CCIE and Mac enthusiast Brandon Carroll lists his must-have apps for network admins who use a Mac and live in the Cisco World.
I've been an avid Mac user for a number of years now. I don't know what it is that makes the Mac so appealing to me, but I know its tightly related to the quality of the applications that I own and the usefulness of them. I'd like to share with you my top 10 must-have apps for someone who uses a Mac and lives in the Cisco World.#1 Zoc6 (via Emtec)
Zoc6 is a fantastic terminal application that supports SSH, Telnet, SCP and Direct Console access. Since the Mac doesn't have a serial port and I need access to the console port of my routers and firewalls I went with a Keyspan USB adapter that I can then use to connect a console cable to my Mac. The I use Zoc6 to connect to the CLI. Sure you can use screen, but its limited in its features and with Zoc6's scripting capability and it's ability to record you actions and save them as a script as well I love this app. One other aspect I appreciate is the colored tabs to indicate different connections. I like to quickly be able to identify my favorite connections and the color coding helps me to do that.#2 iTerm (via sourceforge)
I had to list iTerm here because I like it a lot, and I use it frequently. It's not my ideal terminal application, however it is solid and gets the job done. It works well for telnet and ssh connections as well as your standard shell workflows, but it doesn't have an easy serial connection capability that I have found, other than screen.#3 ipcal (via Darwinports)
ipcalc is one of those little apps that are just handy. Basically what you have here is a subnet calculator that hides itself well. Being that I am on the command line most of the time anyhow I appreciate simple command line utilities like this. Give it an address and mask and it will break down the Address, Netmask, Wildcard Mask [Useful in creating ACLs] as well as the Network address, First Host, Last Host, and Broadcast address. Top it off with a decimal and binary representation of both and you have everything you were supposed to learn as an CCNA right in front of your eyes.#4 Omnigraffle (via the Omni Group)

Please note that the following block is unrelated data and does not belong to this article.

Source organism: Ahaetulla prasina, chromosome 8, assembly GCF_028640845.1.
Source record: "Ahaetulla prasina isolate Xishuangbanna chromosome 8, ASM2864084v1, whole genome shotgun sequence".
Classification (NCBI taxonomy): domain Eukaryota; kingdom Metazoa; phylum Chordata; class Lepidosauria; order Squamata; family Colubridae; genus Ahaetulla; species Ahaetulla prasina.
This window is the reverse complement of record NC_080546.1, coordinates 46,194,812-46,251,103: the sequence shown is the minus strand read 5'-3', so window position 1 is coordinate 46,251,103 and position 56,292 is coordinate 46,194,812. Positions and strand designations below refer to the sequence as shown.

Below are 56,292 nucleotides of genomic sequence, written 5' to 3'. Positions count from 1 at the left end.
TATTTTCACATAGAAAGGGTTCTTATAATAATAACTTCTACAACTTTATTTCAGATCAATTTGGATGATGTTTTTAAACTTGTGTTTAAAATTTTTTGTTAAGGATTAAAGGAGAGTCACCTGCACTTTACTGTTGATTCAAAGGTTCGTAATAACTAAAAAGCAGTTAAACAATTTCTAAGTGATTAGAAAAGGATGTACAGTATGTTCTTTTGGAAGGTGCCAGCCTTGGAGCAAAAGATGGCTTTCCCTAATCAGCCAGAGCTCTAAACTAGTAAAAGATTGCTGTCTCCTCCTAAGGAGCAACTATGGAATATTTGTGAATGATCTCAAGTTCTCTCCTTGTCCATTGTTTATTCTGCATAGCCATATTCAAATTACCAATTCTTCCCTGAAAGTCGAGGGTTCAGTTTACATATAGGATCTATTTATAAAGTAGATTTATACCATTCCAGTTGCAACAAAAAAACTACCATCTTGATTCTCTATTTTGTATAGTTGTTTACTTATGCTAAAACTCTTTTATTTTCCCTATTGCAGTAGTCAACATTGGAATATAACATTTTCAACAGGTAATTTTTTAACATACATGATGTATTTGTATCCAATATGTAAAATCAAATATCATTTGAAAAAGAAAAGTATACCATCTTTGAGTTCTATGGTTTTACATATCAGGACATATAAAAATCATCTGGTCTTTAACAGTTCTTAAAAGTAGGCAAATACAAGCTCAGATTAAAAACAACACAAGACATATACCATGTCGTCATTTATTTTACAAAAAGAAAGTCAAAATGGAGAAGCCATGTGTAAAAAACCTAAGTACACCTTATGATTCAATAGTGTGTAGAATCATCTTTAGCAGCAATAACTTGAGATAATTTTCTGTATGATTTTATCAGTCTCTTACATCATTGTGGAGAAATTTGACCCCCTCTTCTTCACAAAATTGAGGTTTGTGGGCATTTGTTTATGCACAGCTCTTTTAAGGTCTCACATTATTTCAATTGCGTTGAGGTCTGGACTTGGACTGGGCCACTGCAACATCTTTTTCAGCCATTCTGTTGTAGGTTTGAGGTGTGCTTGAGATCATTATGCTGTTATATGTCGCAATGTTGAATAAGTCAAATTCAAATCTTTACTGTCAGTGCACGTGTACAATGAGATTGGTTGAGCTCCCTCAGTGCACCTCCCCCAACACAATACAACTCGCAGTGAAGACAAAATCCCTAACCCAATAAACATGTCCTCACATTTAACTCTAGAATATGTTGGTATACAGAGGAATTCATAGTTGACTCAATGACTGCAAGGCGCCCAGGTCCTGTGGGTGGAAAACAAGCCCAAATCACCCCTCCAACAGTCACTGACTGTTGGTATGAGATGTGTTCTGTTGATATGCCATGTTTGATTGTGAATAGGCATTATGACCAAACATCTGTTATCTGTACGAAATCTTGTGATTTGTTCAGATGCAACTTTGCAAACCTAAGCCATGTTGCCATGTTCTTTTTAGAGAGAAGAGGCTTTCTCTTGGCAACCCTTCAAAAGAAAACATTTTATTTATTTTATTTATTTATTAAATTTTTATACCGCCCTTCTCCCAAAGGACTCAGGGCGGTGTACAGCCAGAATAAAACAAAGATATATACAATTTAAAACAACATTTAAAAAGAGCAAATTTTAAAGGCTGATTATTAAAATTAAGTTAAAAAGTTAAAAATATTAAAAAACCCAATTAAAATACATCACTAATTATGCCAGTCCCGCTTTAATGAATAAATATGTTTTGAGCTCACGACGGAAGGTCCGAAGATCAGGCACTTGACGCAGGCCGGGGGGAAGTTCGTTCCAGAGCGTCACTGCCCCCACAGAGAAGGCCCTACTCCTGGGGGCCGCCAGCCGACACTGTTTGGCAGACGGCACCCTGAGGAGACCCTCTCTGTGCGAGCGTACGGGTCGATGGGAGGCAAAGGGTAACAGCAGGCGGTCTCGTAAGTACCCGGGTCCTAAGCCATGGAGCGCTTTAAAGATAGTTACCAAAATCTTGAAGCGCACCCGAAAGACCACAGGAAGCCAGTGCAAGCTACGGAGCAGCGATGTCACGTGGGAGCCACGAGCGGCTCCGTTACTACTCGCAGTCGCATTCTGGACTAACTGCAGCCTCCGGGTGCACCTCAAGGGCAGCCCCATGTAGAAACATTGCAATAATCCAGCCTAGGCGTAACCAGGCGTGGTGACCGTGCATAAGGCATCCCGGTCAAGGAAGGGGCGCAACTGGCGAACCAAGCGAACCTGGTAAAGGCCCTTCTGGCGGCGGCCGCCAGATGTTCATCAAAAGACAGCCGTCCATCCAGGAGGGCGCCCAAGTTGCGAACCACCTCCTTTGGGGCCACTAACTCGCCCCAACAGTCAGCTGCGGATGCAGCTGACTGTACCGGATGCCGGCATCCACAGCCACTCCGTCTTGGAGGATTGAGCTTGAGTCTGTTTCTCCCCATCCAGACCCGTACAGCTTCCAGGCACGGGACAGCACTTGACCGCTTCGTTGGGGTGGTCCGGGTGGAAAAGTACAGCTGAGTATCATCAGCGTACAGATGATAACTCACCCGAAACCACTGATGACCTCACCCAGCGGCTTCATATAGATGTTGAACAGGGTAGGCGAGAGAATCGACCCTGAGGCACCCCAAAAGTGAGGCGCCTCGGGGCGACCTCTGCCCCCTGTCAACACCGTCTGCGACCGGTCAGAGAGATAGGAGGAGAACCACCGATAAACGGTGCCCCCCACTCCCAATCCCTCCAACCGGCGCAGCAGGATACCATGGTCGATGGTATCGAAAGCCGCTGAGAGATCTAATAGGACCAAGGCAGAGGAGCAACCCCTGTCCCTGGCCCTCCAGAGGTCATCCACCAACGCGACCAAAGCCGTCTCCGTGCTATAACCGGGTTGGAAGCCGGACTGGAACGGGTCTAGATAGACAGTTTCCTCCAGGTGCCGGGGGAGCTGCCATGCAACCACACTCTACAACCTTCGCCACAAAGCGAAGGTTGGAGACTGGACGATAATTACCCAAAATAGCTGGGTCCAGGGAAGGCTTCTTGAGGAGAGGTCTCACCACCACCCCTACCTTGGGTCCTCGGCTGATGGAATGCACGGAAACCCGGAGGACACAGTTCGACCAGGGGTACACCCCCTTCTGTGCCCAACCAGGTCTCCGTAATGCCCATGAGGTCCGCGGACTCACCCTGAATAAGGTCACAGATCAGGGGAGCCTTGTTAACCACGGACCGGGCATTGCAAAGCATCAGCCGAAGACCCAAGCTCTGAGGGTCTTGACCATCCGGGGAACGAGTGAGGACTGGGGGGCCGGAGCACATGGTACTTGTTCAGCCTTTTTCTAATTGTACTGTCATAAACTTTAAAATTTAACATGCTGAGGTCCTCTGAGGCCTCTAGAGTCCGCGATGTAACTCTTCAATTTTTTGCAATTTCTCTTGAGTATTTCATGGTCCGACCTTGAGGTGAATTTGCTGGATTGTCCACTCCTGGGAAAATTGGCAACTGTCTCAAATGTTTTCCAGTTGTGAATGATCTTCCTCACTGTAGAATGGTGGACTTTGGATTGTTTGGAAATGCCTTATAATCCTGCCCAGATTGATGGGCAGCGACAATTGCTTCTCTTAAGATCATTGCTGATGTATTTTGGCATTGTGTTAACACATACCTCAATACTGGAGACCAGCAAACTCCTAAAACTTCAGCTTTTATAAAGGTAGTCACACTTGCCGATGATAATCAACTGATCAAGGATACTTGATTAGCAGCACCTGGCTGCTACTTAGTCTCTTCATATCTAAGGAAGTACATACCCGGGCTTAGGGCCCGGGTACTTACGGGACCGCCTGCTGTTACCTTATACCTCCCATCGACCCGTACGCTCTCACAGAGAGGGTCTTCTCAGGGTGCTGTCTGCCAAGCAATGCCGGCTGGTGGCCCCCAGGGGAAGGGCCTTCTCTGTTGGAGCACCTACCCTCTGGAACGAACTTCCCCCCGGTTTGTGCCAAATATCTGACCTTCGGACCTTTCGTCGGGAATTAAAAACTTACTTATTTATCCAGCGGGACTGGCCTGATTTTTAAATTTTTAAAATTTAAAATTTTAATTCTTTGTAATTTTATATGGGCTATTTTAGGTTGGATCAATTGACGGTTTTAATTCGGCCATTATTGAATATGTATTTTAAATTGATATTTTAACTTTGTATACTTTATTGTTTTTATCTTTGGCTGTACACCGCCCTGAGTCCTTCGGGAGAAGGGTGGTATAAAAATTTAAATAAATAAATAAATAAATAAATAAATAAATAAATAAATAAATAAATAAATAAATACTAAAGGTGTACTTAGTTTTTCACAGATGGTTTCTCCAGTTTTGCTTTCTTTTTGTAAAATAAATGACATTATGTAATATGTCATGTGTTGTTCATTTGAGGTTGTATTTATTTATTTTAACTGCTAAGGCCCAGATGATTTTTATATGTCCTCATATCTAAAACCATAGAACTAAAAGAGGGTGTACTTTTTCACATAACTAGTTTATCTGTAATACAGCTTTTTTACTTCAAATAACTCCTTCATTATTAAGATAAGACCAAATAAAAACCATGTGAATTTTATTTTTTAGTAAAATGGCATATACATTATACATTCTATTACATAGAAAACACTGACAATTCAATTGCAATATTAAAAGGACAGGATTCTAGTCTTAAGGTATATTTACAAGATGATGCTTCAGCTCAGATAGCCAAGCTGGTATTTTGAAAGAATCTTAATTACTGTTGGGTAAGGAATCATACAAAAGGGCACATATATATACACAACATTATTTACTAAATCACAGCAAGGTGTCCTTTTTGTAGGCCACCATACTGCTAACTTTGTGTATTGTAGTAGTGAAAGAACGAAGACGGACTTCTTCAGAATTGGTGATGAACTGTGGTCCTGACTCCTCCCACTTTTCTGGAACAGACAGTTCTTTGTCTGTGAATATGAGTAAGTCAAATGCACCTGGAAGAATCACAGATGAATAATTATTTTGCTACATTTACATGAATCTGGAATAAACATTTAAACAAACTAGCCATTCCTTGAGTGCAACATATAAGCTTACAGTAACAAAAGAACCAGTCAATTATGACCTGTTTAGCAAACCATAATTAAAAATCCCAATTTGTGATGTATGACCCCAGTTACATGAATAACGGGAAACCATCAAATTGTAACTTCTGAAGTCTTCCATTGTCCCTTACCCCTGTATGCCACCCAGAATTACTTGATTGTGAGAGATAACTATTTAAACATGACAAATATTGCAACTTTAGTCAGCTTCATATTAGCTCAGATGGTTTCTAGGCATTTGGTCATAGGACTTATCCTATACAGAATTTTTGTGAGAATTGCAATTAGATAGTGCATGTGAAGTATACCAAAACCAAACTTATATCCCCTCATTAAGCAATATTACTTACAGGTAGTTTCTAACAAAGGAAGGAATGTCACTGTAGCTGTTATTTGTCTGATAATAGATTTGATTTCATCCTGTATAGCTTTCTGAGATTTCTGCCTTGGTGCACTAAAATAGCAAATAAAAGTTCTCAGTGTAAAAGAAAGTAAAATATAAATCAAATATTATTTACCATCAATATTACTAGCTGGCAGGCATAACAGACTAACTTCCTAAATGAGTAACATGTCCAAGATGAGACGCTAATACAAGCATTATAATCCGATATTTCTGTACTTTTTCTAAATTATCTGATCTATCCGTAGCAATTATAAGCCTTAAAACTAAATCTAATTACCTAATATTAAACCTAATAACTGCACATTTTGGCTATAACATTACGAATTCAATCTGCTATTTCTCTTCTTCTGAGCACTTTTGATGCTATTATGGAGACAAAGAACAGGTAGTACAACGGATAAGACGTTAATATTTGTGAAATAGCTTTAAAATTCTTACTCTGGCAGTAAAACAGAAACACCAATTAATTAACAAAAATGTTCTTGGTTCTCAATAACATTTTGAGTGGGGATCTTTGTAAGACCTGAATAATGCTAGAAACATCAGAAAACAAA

Omnigraffle is the best alternative to Visio for the Mac. In fact, it's one of the only ones I've found. It's very powerful and even has an iPad version. If you have to create network diagrams this is the app for you.#5 Wireshark (via Wireshark.org)
It's a no-brainer that Wireshark makes my list. I've used Wireshark since back in the "Ethereal" days and I can't go without it. If you are doing something like Flexible Packet Matching [FPM] on a Router or even configuring the Modular Policy Framework [MPF] on an ASA, Wireshark is your best friend. If you don't have it, what are you using currently?#6 CorD (via Sourceforge)
CorD is a great app for accessing Remote Desktop devices and picks up where the Windows Version for Mac falls short. Basically this little app gives you a nice drawer to house all of your saved connections and allows you to easily switch between them.#7 TextWrangler (via Bare Bones)
If you spend a lot of time looking at config files then TextWrangler is a great free app. It highlights the lines you are looking at and has good find/replace capabilities. I've tried other apps and for some reason I always go back to this one. It's simple and effective and for that reason I don't see a real need to waste time looking at anything else.#8 Transmit (via Panic)
When copying files to and from servers I recommend using Transmit. This well designed FTP/SFTP/WebDAV/S3 client is packet with power. I personally use the folders to save favorites. I like the fact that it supports Amazon S3 and also how it allows me to easily access my iDisk.#9 iStumbler (via iStumbler.net)
Work in an Wireless Environment or just interested in what else is out there? iStumbler takes care of that for you. This app is similar to the Windows Application "Network Stumbler" but it's free and it does what I need it to do.#10 Nmap (via Darwinports)
Nmap comes in handy if you want to find out what services are enabled on a particular server. I use this when I create firewall rules so that I can ensure that I either allow or deny ports based on what's needed, not what's open. I also use Nmap to make sure that my network doesn't have anything out there that's listening but that I don't expect to be there.
Well that's my top 10. Please feel free to add you own in the comments section.
See the Gallery version of this post, which includes screenshots of each tool.